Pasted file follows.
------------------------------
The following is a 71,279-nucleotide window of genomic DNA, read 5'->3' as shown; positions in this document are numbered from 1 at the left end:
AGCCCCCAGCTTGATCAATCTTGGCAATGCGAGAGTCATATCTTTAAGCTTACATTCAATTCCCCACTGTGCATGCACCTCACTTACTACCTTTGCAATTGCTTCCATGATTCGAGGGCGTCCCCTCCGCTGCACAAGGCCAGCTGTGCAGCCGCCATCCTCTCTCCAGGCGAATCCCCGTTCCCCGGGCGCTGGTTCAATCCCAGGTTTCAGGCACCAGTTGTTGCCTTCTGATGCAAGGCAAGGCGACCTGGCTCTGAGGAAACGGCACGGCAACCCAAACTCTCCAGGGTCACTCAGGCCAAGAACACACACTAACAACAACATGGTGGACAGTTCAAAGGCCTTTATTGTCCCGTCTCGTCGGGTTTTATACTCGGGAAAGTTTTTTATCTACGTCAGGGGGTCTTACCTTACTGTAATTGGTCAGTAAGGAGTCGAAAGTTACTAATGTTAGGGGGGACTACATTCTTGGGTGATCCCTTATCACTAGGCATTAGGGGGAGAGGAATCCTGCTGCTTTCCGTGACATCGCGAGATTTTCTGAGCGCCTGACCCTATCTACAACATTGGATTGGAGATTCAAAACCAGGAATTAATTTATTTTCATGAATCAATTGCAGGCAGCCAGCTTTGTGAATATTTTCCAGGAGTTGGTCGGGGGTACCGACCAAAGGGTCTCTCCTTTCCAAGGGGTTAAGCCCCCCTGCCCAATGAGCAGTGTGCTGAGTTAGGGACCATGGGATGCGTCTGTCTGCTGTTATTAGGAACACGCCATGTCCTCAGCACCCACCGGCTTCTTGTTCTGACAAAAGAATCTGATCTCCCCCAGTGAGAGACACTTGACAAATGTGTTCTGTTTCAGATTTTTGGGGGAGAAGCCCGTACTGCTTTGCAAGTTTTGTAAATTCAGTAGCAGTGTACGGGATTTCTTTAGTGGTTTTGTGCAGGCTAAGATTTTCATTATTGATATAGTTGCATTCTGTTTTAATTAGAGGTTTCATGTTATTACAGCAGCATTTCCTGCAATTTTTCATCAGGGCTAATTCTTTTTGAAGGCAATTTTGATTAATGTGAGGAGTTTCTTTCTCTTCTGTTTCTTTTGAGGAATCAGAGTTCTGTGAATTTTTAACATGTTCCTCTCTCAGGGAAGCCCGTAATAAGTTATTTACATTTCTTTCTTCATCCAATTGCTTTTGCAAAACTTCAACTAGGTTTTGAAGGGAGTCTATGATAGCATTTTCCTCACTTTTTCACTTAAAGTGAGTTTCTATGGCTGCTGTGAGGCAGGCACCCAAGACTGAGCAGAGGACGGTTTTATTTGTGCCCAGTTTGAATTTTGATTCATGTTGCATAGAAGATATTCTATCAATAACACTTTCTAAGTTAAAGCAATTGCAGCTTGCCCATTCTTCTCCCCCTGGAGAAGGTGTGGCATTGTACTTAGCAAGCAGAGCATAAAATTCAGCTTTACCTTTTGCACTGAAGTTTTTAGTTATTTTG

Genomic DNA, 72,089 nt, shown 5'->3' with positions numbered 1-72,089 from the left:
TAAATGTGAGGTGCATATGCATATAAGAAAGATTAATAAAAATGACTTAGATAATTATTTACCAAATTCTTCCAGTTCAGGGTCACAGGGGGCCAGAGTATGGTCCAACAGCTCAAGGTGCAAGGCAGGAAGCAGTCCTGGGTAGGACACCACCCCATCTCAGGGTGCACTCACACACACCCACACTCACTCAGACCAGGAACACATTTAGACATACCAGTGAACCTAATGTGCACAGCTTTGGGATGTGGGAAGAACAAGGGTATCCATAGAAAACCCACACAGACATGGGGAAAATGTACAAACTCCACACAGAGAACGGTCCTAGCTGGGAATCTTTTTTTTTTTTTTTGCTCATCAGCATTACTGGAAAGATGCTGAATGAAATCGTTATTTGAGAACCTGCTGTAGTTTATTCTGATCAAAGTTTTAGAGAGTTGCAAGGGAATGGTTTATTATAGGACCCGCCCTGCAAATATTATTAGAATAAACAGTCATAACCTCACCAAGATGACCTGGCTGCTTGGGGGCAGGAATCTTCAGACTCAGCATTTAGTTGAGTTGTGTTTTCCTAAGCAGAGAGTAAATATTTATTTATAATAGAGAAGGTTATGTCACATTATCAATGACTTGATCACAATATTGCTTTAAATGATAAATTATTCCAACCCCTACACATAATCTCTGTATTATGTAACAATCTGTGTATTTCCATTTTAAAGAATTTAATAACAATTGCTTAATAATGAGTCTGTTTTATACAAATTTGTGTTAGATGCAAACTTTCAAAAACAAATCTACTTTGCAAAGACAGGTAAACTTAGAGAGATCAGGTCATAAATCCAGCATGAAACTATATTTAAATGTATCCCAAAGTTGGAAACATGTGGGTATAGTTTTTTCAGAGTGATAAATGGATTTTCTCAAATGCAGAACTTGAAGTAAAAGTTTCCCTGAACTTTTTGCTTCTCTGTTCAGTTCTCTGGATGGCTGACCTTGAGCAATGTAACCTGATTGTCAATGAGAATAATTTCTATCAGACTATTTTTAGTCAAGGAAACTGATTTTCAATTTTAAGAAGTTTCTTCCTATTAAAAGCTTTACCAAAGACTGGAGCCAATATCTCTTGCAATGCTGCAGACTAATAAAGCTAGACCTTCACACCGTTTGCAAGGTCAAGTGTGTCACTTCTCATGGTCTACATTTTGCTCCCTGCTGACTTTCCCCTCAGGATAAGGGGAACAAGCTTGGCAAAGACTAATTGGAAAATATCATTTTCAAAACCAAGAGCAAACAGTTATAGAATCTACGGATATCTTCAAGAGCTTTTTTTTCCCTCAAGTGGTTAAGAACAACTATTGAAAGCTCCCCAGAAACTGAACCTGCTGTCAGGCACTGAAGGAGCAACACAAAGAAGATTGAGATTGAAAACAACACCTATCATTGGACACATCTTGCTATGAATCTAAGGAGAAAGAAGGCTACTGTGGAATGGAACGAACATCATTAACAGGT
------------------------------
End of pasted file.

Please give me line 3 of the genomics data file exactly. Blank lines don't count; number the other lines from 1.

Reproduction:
Genomic DNA, 72,089 nt, shown 5'->3' with positions numbered 1-72,089 from the left: